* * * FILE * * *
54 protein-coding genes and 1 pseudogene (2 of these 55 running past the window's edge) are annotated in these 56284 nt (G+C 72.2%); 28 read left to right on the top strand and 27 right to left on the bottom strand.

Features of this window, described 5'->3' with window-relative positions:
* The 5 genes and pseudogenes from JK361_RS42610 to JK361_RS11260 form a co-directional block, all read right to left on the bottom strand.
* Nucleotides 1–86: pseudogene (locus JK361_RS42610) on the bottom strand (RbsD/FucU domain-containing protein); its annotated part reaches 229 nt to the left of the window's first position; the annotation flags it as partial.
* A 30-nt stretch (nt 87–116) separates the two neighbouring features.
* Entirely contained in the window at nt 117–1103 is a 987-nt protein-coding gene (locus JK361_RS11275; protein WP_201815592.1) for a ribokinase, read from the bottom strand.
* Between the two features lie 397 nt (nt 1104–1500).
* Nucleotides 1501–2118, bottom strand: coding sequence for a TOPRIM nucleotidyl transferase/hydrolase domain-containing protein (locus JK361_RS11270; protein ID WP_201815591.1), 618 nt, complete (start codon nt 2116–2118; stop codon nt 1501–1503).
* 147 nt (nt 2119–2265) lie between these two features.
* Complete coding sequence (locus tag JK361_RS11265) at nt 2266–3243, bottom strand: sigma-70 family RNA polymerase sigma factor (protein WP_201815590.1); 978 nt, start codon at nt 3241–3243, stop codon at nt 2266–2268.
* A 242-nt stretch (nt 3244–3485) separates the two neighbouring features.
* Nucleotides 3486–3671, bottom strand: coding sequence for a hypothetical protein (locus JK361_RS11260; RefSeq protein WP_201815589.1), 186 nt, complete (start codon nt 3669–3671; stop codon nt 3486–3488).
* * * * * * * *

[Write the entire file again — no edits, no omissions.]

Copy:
54 protein-coding genes and 1 pseudogene (2 of these 55 running past the window's edge) are annotated in these 56284 nt (G+C 72.2%); 28 read left to right on the top strand and 27 right to left on the bottom strand.

Features of this window, described 5'->3' with window-relative positions:
* The 5 genes and pseudogenes from JK361_RS42610 to JK361_RS11260 form a co-directional block, all read right to left on the bottom strand.
* Nucleotides 1–86: pseudogene (locus JK361_RS42610) on the bottom strand (RbsD/FucU domain-containing protein); its annotated part reaches 229 nt to the left of the window's first position; the annotation flags it as partial.
* A 30-nt stretch (nt 87–116) separates the two neighbouring features.
* Entirely contained in the window at nt 117–1103 is a 987-nt protein-coding gene (locus JK361_RS11275; protein WP_201815592.1) for a ribokinase, read from the bottom strand.
* Between the two features lie 397 nt (nt 1104–1500).
* Nucleotides 1501–2118, bottom strand: coding sequence for a TOPRIM nucleotidyl transferase/hydrolase domain-containing protein (locus JK361_RS11270; protein ID WP_201815591.1), 618 nt, complete (start codon nt 2116–2118; stop codon nt 1501–1503).
* 147 nt (nt 2119–2265) lie between these two features.
* Complete coding sequence (locus tag JK361_RS11265) at nt 2266–3243, bottom strand: sigma-70 family RNA polymerase sigma factor (protein WP_201815590.1); 978 nt, start codon at nt 3241–3243, stop codon at nt 2266–2268.
* A 242-nt stretch (nt 3244–3485) separates the two neighbouring features.
* Nucleotides 3486–3671, bottom strand: coding sequence for a hypothetical protein (locus JK361_RS11260; RefSeq protein WP_201815589.1), 186 nt, complete (start codon nt 3669–3671; stop codon nt 3486–3488).